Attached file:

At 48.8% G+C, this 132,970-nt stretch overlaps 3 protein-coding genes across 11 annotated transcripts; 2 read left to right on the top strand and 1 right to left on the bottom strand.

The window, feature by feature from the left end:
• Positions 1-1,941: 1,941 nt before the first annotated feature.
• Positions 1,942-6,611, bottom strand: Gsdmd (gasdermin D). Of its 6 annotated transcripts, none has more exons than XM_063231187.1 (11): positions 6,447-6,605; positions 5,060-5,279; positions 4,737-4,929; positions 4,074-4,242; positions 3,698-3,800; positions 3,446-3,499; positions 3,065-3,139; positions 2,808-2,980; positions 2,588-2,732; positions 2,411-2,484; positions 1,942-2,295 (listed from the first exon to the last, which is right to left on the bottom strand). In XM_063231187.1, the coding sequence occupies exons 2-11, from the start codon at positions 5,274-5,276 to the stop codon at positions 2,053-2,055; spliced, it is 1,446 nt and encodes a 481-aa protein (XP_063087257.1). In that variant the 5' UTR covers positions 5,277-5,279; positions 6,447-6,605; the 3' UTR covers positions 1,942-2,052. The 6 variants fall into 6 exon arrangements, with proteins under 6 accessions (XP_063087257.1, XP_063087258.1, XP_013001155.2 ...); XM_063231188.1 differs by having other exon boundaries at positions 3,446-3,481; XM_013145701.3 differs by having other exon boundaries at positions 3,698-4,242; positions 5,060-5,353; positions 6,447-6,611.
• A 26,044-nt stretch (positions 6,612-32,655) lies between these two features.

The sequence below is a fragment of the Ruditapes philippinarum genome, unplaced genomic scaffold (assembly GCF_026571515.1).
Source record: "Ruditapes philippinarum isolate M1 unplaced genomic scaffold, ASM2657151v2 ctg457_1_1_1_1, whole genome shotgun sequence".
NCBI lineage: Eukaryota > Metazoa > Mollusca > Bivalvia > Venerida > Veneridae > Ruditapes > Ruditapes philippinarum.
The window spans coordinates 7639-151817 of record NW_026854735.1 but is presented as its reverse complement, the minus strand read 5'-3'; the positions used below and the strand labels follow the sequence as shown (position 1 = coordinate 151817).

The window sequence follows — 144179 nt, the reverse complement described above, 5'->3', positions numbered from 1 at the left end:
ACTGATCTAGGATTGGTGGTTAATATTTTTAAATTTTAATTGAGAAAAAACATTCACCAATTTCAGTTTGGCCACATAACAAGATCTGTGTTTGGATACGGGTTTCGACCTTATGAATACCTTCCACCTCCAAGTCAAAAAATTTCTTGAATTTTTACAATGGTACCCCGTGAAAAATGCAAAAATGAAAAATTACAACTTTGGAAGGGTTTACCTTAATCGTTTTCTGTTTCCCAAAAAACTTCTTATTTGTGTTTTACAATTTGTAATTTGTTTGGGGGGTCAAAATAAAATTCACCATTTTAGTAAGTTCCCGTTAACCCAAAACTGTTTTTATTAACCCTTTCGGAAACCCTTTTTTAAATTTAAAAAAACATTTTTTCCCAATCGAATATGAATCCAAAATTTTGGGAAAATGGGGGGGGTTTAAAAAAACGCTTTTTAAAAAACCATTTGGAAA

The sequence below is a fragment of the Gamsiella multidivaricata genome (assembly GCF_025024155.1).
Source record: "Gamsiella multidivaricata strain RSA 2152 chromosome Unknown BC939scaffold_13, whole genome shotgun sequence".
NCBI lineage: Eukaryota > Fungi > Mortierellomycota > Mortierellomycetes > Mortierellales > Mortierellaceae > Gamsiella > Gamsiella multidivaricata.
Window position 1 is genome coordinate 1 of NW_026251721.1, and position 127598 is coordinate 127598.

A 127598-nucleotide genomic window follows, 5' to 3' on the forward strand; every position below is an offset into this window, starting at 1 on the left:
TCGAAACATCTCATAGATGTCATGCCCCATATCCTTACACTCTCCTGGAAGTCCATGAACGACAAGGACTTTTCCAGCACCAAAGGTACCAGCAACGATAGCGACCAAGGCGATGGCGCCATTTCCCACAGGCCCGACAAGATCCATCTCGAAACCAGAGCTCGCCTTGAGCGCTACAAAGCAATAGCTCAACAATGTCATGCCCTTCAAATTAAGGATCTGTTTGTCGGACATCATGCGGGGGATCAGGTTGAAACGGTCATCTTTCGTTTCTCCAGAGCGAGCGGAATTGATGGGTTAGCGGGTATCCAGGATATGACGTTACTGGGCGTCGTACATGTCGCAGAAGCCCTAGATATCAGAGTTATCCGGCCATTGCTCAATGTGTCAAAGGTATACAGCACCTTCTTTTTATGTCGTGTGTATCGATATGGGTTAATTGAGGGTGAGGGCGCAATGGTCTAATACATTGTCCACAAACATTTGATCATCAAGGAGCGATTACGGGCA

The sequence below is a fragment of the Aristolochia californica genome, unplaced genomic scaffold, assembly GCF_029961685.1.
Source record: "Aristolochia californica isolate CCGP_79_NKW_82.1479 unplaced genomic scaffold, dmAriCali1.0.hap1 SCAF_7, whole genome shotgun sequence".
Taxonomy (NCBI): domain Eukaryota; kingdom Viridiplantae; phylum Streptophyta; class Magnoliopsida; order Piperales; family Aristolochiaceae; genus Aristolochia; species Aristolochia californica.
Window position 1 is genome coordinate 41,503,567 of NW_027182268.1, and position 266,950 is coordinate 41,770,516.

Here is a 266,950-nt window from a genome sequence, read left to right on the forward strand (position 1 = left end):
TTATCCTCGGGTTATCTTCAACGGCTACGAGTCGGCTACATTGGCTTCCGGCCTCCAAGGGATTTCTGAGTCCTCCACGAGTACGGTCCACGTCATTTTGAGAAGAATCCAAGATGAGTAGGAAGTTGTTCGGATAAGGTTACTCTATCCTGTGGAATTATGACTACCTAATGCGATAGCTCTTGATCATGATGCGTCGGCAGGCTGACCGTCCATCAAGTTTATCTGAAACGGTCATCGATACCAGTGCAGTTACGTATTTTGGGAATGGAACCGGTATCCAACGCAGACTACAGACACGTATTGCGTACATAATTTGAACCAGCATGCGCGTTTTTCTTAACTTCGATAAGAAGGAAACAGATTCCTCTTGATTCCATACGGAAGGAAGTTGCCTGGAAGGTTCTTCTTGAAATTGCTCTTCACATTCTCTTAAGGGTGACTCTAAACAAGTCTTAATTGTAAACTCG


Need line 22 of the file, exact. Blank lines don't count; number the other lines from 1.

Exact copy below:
Here is a 266,950-nt window from a genome sequence, read left to right on the forward strand (position 1 = left end):